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A Global Commission Paints the War on Drugs as a War Against Logic

June 26, 2012

A Global Commission Paints the War on Drugs as a War Against Logic

Today the Global Commission on Drug Policy is releasing a report that brands the War on Drugs as misguided and dangerous, outlining how it has failed to reduce the global drug supply, while causing an increase in global HIV rates. "The war on drugs has failed, and millions of new HIV infections and AIDS deaths can be averted if action is taken now," reads the report, authored by the Commission, which includes Ernesto Zedillo, the former President of Mexico, and other former heads of state from Latin America and Europe countries that have been heavily impacted by the War on Drugs and drug use, along with international luminaries like Virgin Group founder Richard Branson. "Throughout the world, research has consistently shown that repressive drug law enforcement practices force drug users away from public health services and into hidden environments where HIV risk becomes markedly elevated," it continues.

The Commission released the report today in advance of July's International AIDS Conference, the first to be held in the U.S. in 22 years. The report goes on to target the failure of U.S. drug policy, the major engine and funder of the draconian approach. "The U.S., China, Russia and Thailand, have ignored scientific evidence and resisted the implementation of evidence-based HIV prevention programs – with devastating consequences," it states, adding that, "In the United States, Congress recently re-instated a longstanding ban on the use of federal funds for syringe exchange programs." It then contrasts the high rate of new HIV infection rates in injection drug users in these four countries with those in Australia and European countries such as Portugal and Switzerland, where addiction is treated as a health issue and "newly diagnosed HIV infections have been nearly eliminated among people who use drugs."

As for the war’s failure to achieve its stated goals, data from the United Nations Office on Drugs and Crime shows that since Ronald Regan began upping funding for war on drugs, which has increased by 600% since 1980, the global supply of illicit opiates has increased by 380%, while the cost of heroin has plummeted 80%. And this spectacular failure comes with a high price for everyone. In a time of across the board budget slashing of government programs, the U.S. federal government spent $15 billion on the War on Drugs in 2010, and state and local governments another $25 billion.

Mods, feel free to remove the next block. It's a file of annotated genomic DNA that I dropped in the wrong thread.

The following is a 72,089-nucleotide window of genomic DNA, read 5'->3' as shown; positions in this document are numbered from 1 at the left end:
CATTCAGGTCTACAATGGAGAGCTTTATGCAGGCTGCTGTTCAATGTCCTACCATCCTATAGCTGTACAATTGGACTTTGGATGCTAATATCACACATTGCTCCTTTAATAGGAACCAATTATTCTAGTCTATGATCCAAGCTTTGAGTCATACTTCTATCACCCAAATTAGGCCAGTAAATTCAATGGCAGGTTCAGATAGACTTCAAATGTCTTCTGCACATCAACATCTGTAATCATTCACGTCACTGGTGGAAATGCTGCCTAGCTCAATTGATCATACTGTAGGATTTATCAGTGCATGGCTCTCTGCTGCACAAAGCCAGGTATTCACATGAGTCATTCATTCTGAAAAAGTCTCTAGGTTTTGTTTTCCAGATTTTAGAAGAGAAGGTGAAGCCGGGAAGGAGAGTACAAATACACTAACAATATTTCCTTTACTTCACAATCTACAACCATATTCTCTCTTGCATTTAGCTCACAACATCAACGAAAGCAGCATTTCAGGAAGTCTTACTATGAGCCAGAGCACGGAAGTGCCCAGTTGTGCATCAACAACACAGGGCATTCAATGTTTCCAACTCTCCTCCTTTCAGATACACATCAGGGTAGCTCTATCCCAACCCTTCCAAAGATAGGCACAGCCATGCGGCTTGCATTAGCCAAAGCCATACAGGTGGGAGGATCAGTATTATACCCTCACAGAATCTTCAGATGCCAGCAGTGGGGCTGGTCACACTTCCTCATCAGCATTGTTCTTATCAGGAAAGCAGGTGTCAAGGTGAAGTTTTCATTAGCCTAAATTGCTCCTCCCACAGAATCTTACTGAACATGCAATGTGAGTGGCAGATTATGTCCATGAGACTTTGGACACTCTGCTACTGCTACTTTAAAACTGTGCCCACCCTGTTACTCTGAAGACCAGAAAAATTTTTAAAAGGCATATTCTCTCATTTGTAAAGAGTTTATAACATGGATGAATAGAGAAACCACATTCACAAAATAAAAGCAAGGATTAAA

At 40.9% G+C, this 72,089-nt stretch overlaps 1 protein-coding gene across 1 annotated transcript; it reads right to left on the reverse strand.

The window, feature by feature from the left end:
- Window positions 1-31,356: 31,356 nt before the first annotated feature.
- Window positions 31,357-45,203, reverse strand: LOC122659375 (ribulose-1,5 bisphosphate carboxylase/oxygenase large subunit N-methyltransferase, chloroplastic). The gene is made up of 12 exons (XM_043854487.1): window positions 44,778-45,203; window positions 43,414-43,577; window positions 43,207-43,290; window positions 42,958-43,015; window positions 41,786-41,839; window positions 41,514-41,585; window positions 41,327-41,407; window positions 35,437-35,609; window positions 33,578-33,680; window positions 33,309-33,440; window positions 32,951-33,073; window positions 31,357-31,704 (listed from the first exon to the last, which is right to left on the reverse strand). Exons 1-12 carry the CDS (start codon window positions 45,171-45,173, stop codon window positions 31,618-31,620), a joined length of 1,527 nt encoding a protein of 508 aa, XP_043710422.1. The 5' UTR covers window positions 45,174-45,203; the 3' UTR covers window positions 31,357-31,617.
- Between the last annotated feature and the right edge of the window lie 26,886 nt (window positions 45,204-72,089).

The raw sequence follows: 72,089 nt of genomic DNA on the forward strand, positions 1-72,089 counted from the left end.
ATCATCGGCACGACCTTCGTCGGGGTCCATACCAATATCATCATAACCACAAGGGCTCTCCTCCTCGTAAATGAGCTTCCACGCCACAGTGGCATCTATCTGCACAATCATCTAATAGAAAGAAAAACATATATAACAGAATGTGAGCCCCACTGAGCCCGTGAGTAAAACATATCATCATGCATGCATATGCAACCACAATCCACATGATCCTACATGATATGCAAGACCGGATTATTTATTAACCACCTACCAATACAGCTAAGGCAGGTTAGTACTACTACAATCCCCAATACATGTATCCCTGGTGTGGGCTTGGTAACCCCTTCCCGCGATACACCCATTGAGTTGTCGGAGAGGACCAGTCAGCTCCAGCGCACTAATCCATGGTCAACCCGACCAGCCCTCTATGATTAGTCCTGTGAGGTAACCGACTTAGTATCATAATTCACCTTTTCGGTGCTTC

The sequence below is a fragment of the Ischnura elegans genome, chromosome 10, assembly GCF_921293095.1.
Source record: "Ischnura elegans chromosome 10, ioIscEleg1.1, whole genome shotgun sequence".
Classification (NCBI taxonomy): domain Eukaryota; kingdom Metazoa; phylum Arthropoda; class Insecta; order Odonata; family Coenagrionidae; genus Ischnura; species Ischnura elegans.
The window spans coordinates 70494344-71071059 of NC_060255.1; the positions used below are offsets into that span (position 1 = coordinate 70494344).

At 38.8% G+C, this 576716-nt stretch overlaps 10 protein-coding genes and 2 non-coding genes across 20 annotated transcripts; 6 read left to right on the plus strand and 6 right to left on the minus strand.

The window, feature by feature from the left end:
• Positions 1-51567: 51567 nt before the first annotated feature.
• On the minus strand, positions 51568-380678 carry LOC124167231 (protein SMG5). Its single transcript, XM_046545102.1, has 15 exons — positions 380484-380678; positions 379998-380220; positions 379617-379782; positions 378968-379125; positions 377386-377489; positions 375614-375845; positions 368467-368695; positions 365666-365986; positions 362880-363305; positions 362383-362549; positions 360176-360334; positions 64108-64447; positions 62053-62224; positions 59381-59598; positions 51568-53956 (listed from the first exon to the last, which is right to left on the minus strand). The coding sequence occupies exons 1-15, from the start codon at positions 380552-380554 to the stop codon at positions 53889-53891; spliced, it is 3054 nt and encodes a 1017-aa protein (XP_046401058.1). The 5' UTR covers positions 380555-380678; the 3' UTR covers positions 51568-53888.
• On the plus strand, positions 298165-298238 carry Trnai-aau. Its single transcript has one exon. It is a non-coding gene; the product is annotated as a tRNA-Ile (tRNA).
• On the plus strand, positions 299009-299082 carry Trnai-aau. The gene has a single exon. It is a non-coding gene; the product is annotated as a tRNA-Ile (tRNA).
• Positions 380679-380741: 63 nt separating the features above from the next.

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The report also impugns the mass incarceration of non-violent drug offenders in the United States, "where as many as 25% of Americans infected with HIV may pass through correctional facilities annually, and where disproportionate incarceration rates are among the key reasons for markedly higher HIV rates among African Americans." While investing vast resources in locking up millions for non-violent crimes instead of focusing on harm reduction, the war has caused the violent killings of more than 50,000 people since 2006, when the Mexican military escalated its armed attack against drug cartel forces. Both approaches have had no effect on drug supply.

The Commission offers multiple sound policy recommendations, including measuring "drug policy success by indicators that have real meaning in communities, such as reduced rates of transmission of HIV and other infectious diseases, fewer overdose deaths, reduced drug market violence, fewer individuals incarcerated and lowered rates of problematic substance use." Seems the better fight.



  
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This article was provided by Housing Works. It is a part of the publication Housing Works AIDS Issues Update. Visit Housing Works' website to find out more about their activities, publications and services.
 
See Also
More on HIV Treatment in the Developing World
More Viewpoints on Global HIV/AIDS

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